St Patrick’s Church

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If St Augustine’s Church in Hedon is called the King of Holderness. then St Patrick’s in Patrington fully deserves the title of the Queen.

It is a beautiful building with a glorious spire which can be seen for miles across the flat Holderness countryside. The church definitely merits the 5* given to it by Simon Jenkin’s in “England’s Thousand Best Churches.

The church reflects the importance of Patrington in medieval times. The Bishops of York had been Lords of the Manor until the Reformation. Patrington was also an important market town with two weekly markets and an annual fair. It handled goods from important coastal ports at Ravenspur (long since disappeared into the north sea) and Patrington Haven, now silted up.

Unlike many churches, the building was completed in a relatively short time and is a superb example of the decorated Gothic style with big windows and crocketed pinnacles. Work began at the end of the C13th with the building of the transepts. The nave followed and then the chancel. This is at a slight angle to the nave, a representation of the tilted head of Christ on the cross. The spire was finished by the mid C14th. The spire had to be replaced at the end of the C19th after it was struck by lightning. Apart from that, there has been little alteration to the fabric since it was built.

The first view of the church is breath taking. The spire soars upwards to the sky from is octagonal base with flying buttresses above the square central tower. Everything is in perfect proportion and it is a beautiful building.

The inside is equally as good. Tall pillars with carved capitals support pointed arches, separating nave from side aisles. Above are the remains of carved corbels which originally supported the tie beams of the roof. The carving is of very high quality and is thought to have been done by young masons keen to show off their skills.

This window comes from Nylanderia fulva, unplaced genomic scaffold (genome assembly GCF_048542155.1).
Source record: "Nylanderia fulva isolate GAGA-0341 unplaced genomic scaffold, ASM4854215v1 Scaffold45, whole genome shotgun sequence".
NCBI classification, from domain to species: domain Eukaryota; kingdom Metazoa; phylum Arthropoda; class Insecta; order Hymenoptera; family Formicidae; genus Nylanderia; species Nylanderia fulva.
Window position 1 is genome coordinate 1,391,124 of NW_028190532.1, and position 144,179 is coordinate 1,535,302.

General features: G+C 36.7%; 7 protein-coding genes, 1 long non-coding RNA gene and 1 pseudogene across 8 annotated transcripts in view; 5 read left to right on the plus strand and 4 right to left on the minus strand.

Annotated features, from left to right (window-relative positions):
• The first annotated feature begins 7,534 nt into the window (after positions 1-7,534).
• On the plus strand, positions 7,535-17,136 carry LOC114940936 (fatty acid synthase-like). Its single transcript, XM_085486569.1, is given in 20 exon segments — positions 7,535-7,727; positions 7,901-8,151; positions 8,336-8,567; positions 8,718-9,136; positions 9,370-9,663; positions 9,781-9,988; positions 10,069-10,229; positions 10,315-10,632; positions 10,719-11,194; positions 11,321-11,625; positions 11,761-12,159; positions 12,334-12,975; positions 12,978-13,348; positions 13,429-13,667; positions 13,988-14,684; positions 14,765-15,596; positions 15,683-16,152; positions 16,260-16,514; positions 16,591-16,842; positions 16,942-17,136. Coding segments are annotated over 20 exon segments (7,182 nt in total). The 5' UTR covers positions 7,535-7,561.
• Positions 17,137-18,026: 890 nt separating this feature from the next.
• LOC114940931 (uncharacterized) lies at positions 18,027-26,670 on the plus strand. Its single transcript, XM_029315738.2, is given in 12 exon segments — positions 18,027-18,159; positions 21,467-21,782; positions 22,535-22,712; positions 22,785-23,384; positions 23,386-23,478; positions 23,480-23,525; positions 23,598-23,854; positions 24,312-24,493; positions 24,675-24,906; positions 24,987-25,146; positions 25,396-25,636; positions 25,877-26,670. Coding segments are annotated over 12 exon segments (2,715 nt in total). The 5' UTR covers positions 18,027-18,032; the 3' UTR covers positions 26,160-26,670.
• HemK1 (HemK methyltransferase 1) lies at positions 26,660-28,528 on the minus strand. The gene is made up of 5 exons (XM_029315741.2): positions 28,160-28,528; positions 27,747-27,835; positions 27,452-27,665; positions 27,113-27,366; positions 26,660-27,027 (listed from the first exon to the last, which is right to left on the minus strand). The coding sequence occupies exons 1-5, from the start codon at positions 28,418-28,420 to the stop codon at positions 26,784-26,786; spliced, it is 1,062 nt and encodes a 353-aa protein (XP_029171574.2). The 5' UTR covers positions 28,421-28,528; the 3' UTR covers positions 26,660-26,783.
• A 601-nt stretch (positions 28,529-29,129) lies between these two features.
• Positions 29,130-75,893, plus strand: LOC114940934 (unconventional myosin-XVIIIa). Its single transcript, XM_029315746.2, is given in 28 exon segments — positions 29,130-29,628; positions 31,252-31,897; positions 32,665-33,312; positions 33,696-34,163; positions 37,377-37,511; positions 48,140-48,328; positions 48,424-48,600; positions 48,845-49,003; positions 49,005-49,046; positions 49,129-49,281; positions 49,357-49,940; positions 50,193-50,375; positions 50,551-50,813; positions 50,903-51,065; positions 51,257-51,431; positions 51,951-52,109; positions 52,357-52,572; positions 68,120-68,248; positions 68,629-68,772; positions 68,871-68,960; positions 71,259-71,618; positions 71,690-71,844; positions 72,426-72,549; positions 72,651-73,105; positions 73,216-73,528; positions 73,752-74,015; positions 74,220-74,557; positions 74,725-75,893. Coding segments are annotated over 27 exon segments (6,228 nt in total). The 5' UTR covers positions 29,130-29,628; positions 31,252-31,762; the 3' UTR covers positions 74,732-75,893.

At the back of the nave is a large tub font. This is unusual as it has twelve sides, thought to represent the twelve disciples. The inside is lined with lead

The rood screen separating nave and chancel is C14th although the top is modern. In front of it is a Jacobean font.

Entering the chancel, eyes are immediately drawn to the gilded reredos with painted figures representing a check list of ecclesiastic history with Patrick, Columba, Cuthbert, Aidan, Bede, Oswald, Hilda… all set under pinnacled ogee arches. Dating from 1936 it is a beautiful piece of workmanship and in keeping with the rest of the church.

The stained glass window above is C19th, in memory of a C19th rector.

On the south wall is a three seater sedilia and a piscina. On the north wall is an Easter Sepulchre. The lower panel shows sleeping Roman soldiers guarding the tomb. Above is an Aumbry cupboard where the sacrament was placed after communion on Maundy Thursday and a vigil mounted until Easter Sunday when it was removed with great ceremony and taken to the altar for communion. Above is Christ rising from the tomb on Easter Sunday morning.

The side aisles are tall and narrow with vaulted ceilings. At the back of the south aisle, steps lead to the room above the porch (parvis) which was used as a store for church records and for meetings.

There are small chapels in the transepts. The Lady Chapel in the south transept has an eroded carving of the Virgin Mary set in a pinnacled ogee arch above the altar. This used to be outside was was placed here in 1888. The niche above the altar could have been a receptacle to hold holy relics or else a candle to light the altar.

This is a beautiful church, a church which lifts the spirits and sets them soaring. It is English Gothic architecture at its best.

The church is open everyday and there is a map on the noticeboard in the big church car park showing disabled access to the church through the lychee gate. There is a wooden ramp in the porch allowing access into the church. The church is fully accessible.

There are a lot more pictures “here.”:

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